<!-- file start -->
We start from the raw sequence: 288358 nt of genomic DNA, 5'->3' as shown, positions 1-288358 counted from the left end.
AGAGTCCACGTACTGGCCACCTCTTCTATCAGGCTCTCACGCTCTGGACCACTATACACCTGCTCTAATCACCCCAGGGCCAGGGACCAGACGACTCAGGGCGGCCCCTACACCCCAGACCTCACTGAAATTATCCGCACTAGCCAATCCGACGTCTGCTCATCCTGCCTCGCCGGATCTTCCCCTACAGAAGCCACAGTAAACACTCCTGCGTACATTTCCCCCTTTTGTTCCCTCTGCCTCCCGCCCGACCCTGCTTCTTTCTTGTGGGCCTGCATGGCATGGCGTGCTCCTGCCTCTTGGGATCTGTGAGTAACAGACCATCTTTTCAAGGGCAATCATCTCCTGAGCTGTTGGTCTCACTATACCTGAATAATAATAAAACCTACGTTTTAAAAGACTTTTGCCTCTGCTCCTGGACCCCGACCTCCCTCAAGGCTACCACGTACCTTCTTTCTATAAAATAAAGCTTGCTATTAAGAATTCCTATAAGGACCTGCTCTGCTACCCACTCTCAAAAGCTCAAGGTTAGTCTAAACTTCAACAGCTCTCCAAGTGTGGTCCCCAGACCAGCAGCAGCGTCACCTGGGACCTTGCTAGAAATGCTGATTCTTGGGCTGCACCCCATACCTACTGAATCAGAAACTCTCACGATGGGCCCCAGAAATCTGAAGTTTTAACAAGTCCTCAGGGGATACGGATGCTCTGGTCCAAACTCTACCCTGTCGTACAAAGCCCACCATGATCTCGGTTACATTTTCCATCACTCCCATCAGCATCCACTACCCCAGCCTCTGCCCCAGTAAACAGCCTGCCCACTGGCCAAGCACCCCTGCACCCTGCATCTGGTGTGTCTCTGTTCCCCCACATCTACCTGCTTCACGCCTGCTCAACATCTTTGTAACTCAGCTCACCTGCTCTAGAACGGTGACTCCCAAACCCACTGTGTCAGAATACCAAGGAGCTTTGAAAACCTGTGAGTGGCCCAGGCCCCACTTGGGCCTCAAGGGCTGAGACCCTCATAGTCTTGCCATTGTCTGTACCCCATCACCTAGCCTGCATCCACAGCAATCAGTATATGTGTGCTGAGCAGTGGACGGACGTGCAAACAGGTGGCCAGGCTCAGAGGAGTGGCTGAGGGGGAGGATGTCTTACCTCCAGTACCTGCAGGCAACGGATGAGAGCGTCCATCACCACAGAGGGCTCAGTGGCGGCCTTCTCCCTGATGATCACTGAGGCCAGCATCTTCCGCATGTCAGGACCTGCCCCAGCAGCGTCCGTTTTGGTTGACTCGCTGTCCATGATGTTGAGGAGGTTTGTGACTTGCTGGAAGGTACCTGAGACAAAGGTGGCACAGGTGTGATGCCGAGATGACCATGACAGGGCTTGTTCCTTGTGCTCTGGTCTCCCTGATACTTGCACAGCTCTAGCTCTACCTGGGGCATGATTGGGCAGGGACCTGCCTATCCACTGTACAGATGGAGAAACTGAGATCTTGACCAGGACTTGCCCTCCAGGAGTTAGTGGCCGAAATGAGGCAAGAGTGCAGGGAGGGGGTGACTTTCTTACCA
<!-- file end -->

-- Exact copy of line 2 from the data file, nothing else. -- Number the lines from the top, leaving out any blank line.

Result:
AGAGTCCACGTACTGGCCACCTCTTCTATCAGGCTCTCACGCTCTGGACCACTATACACCTGCTCTAATCACCCCAGGGCCAGGGACCAGACGACTCAGGGCGGCCCCTACACCCCAGACCTCACTGAAATTATCCGCACTAGCCAATCCGACGTCTGCTCATCCTGCCTCGCCGGATCTTCCCCTACAGAAGCCACAGTAAACACTCCTGCGTACATTTCCCCCTTTTGTTCCCTCTGCCTCCCGCCCGACCCTGCTTCTTTCTTGTGGGCCTGCATGGCATGGCGTGCTCCTGCCTCTTGGGATCTGTGAGTAACAGACCATCTTTTCAAGGGCAATCATCTCCTGAGCTGTTGGTCTCACTATACCTGAATAATAATAAAACCTACGTTTTAAAAGACTTTTGCCTCTGCTCCTGGACCCCGACCTCCCTCAAGGCTACCACGTACCTTCTTTCTATAAAATAAAGCTTGCTATTAAGAATTCCTATAAGGACCTGCTCTGCTACCCACTCTCAAAAGCTCAAGGTTAGTCTAAACTTCAACAGCTCTCCAAGTGTGGTCCCCAGACCAGCAGCAGCGTCACCTGGGACCTTGCTAGAAATGCTGATTCTTGGGCTGCACCCCATACCTACTGAATCAGAAACTCTCACGATGGGCCCCAGAAATCTGAAGTTTTAACAAGTCCTCAGGGGATACGGATGCTCTGGTCCAAACTCTACCCTGTCGTACAAAGCCCACCATGATCTCGGTTACATTTTCCATCACTCCCATCAGCATCCACTACCCCAGCCTCTGCCCCAGTAAACAGCCTGCCCACTGGCCAAGCACCCCTGCACCCTGCATCTGGTGTGTCTCTGTTCCCCCACATCTACCTGCTTCACGCCTGCTCAACATCTTTGTAACTCAGCTCACCTGCTCTAGAACGGTGACTCCCAAACCCACTGTGTCAGAATACCAAGGAGCTTTGAAAACCTGTGAGTGGCCCAGGCCCCACTTGGGCCTCAAGGGCTGAGACCCTCATAGTCTTGCCATTGTCTGTACCCCATCACCTAGCCTGCATCCACAGCAATCAGTATATGTGTGCTGAGCAGTGGACGGACGTGCAAACAGGTGGCCAGGCTCAGAGGAGTGGCTGAGGGGGAGGATGTCTTACCTCCAGTACCTGCAGGCAACGGATGAGAGCGTCCATCACCACAGAGGGCTCAGTGGCGGCCTTCTCCCTGATGATCACTGAGGCCAGCATCTTCCGCATGTCAGGACCTGCCCCAGCAGCGTCCGTTTTGGTTGACTCGCTGTCCATGATGTTGAGGAGGTTTGTGACTTGCTGGAAGGTACCTGAGACAAAGGTGGCACAGGTGTGATGCCGAGATGACCATGACAGGGCTTGTTCCTTGTGCTCTGGTCTCCCTGATACTTGCACAGCTCTAGCTCTACCTGGGGCATGATTGGGCAGGGACCTGCCTATCCACTGTACAGATGGAGAAACTGAGATCTTGACCAGGACTTGCCCTCCAGGAGTTAGTGGCCGAAATGAGGCAAGAGTGCAGGGAGGGGGTGACTTTCTTACCA